In much of tonal music, two-part density is written in parallel thirds and sixths. This tends to be too commercial sounding for most jazz writers and is usually avoided. It can still be used to good effect in the correct situation.
The example below, written by Eric Richards, is a perfect example of how to use 3rds and 6ths. It fits the Latin style very well and could have easily dominated the chart. In the interest of variety the composer does not let this happen. It is but a brief four measures long - out of a total of 272 measures.
The example below is of two-part density using parallel fourths, also called quartal harmony (see HARMONY - QUARTAL). It is also an example of planing (see COMPOSITIONAL TECHNIQUES - PLANING).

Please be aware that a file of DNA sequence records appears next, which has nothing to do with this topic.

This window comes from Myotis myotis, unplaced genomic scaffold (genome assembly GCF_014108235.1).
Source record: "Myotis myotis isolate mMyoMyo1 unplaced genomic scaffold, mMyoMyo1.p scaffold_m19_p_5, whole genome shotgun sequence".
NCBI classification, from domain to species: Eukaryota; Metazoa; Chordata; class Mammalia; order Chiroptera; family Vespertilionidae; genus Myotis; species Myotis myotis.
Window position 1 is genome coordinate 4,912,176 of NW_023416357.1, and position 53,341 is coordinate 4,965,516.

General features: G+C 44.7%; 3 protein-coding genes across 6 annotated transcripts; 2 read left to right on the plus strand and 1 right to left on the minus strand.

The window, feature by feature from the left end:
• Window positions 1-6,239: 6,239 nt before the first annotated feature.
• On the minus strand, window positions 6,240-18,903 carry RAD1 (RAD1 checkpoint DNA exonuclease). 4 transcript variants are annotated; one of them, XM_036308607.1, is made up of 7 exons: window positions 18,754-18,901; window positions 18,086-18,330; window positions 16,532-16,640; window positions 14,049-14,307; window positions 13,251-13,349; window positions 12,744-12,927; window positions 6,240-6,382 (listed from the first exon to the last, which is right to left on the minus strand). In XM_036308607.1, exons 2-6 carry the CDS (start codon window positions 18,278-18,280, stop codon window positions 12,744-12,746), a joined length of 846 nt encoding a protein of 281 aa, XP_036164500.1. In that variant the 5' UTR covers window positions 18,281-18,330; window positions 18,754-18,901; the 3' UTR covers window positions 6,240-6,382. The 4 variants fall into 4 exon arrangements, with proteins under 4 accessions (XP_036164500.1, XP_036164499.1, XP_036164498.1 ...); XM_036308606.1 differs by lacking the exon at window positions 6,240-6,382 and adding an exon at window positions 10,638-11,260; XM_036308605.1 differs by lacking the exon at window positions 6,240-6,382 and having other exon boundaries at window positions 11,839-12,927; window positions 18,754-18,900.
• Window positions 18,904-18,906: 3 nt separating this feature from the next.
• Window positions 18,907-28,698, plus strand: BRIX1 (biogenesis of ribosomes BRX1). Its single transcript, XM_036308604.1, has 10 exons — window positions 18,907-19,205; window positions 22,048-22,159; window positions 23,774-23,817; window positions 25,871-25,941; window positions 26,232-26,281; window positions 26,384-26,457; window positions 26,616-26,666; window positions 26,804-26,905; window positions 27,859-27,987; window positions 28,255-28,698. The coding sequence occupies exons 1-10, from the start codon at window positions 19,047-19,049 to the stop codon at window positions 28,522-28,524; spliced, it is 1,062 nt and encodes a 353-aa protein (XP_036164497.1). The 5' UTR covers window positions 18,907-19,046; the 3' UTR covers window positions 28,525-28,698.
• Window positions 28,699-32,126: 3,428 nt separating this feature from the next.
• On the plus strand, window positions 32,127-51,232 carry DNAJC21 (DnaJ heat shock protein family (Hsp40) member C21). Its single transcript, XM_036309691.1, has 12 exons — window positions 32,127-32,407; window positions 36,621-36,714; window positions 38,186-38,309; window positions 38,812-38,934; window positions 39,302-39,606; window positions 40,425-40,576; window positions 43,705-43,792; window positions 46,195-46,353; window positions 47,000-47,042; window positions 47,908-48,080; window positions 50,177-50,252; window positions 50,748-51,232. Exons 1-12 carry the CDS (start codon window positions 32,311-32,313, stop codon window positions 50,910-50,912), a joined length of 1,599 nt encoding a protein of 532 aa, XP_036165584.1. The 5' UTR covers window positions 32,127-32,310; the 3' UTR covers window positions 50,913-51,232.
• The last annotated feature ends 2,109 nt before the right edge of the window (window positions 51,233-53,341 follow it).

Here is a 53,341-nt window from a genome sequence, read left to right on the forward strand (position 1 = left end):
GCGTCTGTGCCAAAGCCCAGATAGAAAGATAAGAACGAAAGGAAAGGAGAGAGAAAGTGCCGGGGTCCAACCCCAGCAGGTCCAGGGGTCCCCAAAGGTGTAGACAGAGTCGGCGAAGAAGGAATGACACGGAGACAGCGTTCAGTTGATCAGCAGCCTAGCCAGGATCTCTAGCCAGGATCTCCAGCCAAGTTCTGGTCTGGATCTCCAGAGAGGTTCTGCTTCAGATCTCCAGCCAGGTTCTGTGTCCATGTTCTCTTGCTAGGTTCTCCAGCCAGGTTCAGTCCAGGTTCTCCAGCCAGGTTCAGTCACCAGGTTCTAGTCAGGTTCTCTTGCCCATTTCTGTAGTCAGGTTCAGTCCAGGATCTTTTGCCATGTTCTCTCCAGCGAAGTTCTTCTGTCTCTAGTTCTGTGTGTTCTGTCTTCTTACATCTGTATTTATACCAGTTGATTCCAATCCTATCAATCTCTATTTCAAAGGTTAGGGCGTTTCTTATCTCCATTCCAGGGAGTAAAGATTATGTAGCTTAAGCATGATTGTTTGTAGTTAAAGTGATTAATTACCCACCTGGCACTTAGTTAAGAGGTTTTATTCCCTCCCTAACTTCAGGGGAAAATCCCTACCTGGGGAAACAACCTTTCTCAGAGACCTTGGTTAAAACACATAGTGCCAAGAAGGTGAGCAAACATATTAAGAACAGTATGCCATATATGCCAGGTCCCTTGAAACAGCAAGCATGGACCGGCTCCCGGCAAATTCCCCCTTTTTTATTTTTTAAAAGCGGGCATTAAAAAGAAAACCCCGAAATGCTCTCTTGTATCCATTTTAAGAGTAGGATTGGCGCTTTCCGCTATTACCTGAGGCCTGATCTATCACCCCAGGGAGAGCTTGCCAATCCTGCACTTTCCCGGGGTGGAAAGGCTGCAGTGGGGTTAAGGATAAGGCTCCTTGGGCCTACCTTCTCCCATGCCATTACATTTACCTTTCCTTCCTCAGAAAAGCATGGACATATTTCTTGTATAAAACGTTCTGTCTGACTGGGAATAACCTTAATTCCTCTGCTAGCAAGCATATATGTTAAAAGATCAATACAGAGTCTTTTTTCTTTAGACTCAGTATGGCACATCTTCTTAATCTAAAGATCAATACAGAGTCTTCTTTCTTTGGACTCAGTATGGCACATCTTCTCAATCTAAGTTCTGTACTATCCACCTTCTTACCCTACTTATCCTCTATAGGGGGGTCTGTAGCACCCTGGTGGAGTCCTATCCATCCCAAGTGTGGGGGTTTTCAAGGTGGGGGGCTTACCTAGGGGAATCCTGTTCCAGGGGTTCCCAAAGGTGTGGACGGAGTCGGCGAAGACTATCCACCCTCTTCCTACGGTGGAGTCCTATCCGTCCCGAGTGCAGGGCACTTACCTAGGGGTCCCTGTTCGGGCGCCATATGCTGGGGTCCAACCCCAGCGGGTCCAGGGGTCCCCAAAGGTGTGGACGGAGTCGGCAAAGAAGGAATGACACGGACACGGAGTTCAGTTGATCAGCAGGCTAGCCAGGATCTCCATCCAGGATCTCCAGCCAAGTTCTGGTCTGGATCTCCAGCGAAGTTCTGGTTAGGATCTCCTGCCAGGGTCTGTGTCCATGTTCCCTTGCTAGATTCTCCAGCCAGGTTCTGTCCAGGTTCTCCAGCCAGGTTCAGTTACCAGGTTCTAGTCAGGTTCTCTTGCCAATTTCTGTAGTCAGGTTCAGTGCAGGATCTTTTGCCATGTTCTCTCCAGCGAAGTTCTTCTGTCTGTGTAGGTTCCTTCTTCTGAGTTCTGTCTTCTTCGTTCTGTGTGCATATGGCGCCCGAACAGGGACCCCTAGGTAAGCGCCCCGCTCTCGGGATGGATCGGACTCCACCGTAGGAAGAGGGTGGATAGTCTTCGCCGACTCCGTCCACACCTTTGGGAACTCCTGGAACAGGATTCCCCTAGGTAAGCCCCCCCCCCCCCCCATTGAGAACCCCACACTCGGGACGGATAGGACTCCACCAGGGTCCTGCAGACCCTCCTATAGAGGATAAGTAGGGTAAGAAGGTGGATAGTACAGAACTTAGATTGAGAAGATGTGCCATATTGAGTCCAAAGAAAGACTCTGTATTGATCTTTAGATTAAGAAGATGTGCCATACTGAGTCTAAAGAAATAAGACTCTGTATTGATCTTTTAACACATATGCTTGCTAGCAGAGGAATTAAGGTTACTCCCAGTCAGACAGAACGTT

Below, Michael Abene has written an interesting mix between unison and two-part density, and between parallel and contrary motion. Another interesting item in this example is the doubling of trumpets and soprano saxophones. The trumpets definitely dominate but the added soprano saxophone gives it a smoother, less piercing, and relaxed sound quality. Writing unison trumpets and soprano saxophones can cause serious intonation problems if not written in a comfortable register and played by experienced musicians. Notice the planing of P4 intervals in the last two measures.